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NUMERO 12 - 17/06/2009

 State aid, nationalism and financial protection in response to the global crisis: the cohesion of the EU at stake

Basically there are two ways to tackle this issue. The first one would be to focus on the more immediate causes of the present crisis, by describing why and how things went wrong.
I prefer to go for a second and possibly slightly more ambitious approach looking at the fundamental factors of change. This is not at all for ideological reasons but because by taking a slightly more detached view it might be easier to respond to the question of the impact of these trends on EU cohesion.
The present crisis has followed a rather incremental path. Hence different governments have taken different measures or set different priorities during its course. This has somewhat blurred the transition from its initial financial dimension, in particular the banking failures, and the ensuing transmission of the credit squeeze to the real economy. Across the board we have witnessed a growing propensity to act following national patterns. That is true as far as the rescue operations of the ailing financial institutions are concerned as well as for the fiscal stimuli and in the string of supportive measures to various industrial sectors. More generally it is probably fair to claim that the increasing national retrenchment that taints many of these steps may not have been initially intended. However, the fact of the matter is that the accumulation of these measures tilted the debate towards a partial questioning of the workability of the macro-economic regulatory, and ultimately political, framework that characterized our recent past. This trend is further accentuated by the impact of the intensive involvement of governments in the corporate sector. In this context three aspects deserve to be borne in mind:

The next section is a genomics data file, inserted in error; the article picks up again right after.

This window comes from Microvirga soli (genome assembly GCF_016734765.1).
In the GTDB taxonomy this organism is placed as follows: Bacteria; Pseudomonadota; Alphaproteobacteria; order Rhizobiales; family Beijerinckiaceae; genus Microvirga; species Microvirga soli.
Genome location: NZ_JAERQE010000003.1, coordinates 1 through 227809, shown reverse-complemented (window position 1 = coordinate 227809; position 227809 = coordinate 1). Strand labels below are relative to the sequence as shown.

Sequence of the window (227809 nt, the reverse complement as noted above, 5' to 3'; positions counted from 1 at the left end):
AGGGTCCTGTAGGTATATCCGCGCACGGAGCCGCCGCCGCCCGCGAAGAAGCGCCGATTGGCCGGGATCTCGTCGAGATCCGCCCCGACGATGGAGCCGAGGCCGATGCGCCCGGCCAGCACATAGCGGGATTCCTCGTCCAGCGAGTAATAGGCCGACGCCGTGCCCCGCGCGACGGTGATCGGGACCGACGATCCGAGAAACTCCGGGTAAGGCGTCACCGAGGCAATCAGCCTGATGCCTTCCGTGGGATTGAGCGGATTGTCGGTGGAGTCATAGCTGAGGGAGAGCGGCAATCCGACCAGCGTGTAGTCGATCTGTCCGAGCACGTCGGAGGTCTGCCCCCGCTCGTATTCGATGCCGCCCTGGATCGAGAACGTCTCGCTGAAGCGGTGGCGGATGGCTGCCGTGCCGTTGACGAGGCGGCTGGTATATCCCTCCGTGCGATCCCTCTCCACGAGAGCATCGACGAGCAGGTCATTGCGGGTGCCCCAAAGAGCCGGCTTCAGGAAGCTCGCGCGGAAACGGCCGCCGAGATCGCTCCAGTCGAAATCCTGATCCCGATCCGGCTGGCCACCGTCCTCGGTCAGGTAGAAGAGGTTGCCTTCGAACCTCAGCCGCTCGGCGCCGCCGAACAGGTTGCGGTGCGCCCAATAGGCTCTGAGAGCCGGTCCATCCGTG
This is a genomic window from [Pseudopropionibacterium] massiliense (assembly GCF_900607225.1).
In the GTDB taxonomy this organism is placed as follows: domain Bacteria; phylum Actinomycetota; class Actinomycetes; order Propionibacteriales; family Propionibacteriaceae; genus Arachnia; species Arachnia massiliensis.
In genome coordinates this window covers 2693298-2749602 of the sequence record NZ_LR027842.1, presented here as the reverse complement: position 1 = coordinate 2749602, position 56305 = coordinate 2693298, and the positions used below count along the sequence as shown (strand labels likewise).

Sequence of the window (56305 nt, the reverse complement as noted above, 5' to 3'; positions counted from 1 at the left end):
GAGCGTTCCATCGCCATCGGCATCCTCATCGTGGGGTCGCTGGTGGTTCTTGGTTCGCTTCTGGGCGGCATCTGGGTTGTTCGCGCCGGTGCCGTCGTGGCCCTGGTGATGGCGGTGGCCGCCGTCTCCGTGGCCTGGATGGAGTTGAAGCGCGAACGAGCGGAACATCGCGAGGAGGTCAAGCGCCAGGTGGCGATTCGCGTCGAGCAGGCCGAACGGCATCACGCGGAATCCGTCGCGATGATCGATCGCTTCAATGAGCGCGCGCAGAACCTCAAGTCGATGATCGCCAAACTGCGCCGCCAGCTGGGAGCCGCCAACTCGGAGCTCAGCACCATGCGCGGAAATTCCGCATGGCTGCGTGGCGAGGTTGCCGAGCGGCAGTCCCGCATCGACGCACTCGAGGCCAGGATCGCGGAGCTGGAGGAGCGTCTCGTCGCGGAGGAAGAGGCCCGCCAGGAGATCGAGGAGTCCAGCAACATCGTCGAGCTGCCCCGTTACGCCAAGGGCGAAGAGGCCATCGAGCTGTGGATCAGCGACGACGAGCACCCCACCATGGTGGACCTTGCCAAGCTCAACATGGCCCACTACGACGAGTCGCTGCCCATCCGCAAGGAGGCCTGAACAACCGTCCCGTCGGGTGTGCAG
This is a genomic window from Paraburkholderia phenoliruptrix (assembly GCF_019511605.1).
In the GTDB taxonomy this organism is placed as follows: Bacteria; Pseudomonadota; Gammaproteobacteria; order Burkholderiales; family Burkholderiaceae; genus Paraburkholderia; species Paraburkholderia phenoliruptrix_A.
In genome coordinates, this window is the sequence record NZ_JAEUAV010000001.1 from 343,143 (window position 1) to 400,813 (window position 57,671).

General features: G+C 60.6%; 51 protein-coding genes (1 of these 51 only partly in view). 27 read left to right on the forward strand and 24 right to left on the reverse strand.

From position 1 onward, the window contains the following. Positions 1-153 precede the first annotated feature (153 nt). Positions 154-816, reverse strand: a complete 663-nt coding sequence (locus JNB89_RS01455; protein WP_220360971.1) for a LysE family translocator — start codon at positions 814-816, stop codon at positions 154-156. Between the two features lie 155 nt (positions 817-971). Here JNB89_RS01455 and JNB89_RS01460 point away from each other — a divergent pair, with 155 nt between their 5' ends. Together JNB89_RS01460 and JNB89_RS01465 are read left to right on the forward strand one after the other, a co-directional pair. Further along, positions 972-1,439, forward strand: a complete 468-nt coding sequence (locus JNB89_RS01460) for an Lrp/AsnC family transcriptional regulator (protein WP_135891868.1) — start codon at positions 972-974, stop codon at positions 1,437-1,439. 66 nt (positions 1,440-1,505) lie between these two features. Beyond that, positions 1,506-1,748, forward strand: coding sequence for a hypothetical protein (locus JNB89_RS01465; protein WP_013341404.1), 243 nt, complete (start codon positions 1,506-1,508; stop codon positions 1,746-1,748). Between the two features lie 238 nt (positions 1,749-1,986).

The first goes back to the dialectic tension between a more libertarian economic philosophy and the more social-market oriented countries in Europe. There is no doubt that the latter are trying to “re-conquer” parts of the ground “lost” over the last decade to a more liberal orientation by reaffirming a stricter rule-based and government-controlled economic fabric.


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